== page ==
When you see candidate services, click on the boxes (some refer to these as tiles) of the ones that you might be interested in. This will take you to a page with a more complete description of the service. These "service pages" also have one VERY IMPORTANT link on the left hand side of the window. It is entited "View Docs". Clicking on this link will take you to the online documentation for that service.
These online documentation pages often have links to demos, sample applications, and "how to" advice. These are all great resources to help decide which services to use. Once you begin to use the service, be sure to check out the API Reference secion for each service - which includes sample code for many popular programming languages that demonstrates proper usage of the service API.
When choosing services, you might want to check out the sister landing pages of this onboarding guide. For the Watson and AI services, you will want to read the Watson Landing Page for guidance on the various Watson services and for links to some excellent technical materials. For IBM Cloud services, you will weant to check out the IBM Cloud Landing Page, which also has explanations of some of the broad IBM Cloud capabilities, and provides links to highly respected technical content that will help you.
Choosing service plans
Each service has a variety of plans. Each plan has a different service level, capacity, and cost. When on the main "service page" for a particular service, scroll down. At the bottom of the page will be the different pricing plans, along with a summary of the functionality in each plan and it's cost. Pricing plans typically run from the cheapest and least full functioned at the top, to the most expensive and most full functioned at the bottom.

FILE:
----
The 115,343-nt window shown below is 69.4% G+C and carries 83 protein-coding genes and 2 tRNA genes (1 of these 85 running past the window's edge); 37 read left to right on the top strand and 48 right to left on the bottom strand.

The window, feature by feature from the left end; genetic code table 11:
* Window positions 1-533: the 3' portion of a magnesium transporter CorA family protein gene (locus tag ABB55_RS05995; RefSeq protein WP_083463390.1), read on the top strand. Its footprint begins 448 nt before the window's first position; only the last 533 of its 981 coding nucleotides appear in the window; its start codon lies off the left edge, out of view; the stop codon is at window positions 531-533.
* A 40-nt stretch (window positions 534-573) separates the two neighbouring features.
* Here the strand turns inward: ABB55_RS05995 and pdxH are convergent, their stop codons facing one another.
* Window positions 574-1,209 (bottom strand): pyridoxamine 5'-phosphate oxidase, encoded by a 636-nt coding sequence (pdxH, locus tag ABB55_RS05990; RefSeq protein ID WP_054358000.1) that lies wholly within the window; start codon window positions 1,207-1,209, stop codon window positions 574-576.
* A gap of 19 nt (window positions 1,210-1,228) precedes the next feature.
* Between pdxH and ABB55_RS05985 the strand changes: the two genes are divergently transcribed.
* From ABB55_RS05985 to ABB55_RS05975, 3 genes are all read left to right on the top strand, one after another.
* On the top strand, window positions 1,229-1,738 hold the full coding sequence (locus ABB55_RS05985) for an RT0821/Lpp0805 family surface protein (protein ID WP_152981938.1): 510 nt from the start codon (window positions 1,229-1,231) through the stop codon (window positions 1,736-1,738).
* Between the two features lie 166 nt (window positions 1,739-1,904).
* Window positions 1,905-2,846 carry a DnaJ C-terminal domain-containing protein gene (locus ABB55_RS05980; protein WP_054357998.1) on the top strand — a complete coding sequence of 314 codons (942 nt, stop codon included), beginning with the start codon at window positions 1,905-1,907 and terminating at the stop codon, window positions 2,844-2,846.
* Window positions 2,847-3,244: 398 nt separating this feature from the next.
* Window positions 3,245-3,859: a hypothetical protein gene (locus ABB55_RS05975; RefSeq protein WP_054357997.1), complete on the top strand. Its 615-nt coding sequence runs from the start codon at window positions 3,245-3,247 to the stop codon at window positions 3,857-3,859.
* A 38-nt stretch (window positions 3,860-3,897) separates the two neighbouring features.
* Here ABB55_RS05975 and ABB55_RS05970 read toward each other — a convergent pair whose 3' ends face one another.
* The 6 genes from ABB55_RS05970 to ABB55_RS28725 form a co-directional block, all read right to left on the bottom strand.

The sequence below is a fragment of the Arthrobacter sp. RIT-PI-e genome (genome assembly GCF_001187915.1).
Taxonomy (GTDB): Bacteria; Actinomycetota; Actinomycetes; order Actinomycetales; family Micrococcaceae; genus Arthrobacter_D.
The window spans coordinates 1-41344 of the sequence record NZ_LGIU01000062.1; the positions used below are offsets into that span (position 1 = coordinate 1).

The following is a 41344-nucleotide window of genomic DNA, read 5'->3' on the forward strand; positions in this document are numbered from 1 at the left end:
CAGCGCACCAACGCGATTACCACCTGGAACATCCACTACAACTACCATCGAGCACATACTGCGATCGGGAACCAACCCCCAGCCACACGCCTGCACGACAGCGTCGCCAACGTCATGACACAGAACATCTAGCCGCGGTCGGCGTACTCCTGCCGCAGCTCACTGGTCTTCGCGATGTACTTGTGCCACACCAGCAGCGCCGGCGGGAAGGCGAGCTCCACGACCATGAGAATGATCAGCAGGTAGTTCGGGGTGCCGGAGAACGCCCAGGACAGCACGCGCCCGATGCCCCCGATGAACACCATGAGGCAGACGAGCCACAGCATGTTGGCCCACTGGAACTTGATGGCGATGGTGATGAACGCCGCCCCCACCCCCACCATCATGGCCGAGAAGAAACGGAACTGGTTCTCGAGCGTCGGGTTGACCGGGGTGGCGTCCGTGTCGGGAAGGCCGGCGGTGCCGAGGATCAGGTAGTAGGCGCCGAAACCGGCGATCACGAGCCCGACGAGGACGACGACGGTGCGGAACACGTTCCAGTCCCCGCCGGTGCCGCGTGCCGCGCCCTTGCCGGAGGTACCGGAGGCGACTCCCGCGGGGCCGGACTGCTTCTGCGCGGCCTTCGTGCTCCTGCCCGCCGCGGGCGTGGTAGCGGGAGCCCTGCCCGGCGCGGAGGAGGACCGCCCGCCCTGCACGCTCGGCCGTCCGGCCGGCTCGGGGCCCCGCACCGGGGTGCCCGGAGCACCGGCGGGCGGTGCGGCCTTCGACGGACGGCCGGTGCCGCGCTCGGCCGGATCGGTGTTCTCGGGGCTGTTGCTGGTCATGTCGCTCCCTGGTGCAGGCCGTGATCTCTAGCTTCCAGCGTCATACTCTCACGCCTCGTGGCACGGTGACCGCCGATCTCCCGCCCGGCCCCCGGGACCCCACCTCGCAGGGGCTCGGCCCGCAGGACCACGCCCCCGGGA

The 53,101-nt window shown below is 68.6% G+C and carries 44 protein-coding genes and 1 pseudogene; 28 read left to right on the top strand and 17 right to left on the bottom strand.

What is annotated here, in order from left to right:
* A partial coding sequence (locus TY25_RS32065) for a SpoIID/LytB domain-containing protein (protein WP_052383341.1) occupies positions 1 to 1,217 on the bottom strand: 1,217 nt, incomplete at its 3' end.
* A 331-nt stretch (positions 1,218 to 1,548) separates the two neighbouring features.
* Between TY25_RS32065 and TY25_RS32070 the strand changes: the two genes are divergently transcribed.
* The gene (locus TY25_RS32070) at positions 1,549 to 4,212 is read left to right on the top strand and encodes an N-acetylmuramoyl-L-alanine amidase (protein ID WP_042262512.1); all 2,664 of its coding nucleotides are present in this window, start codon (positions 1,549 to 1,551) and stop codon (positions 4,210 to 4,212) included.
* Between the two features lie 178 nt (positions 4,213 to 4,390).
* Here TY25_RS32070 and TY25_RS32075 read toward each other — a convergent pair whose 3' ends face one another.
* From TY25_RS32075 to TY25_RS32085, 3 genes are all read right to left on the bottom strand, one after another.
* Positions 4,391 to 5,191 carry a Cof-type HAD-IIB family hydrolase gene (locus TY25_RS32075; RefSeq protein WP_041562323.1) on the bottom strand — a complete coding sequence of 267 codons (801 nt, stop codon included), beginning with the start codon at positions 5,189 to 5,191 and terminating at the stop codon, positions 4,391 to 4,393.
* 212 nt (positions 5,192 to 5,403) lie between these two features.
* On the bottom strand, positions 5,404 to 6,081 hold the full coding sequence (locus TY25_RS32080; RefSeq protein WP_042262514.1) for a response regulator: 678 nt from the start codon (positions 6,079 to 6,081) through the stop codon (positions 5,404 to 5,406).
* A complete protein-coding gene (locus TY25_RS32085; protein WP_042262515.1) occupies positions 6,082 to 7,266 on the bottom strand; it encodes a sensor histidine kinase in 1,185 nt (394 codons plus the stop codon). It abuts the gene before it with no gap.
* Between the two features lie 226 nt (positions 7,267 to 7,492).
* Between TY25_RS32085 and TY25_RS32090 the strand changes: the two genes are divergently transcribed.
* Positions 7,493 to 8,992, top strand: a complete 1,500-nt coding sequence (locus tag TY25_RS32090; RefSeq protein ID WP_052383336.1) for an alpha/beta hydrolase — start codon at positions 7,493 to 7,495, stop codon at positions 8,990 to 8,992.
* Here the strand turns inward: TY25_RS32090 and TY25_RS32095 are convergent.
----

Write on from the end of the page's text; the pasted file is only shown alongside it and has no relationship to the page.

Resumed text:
The pricing plan boxes are actually a big selection box. Click on each plan to see how it is highlighted. The plan that is highlighted when you press the "Create" button is the plan that will be used for your new service instance. If you make a mistake and create a service with a plan that you didn't want, just go into your IBM Cloud Dashboard and delete it.
Most services will offer a "lite" or "trial" plan. These plans will give you some limited capability and level of service for no charge. This gives you the ability to try some of these services out without spending any money - and let's you determine if they are a good technical fit for your particular need. If they are a good fit, you will then want to create a new instance of the service with one of the more fully supported and fully functional plans.
Make sure that you choose the right plan for your needs. Keep in mind that many services do NOT have a migration from one plan to another. If you find that you chose a plan without enough capacity, you will be forced to create a new one with a more full featured plan, and populate it with data from scratch.
Using Service Credentials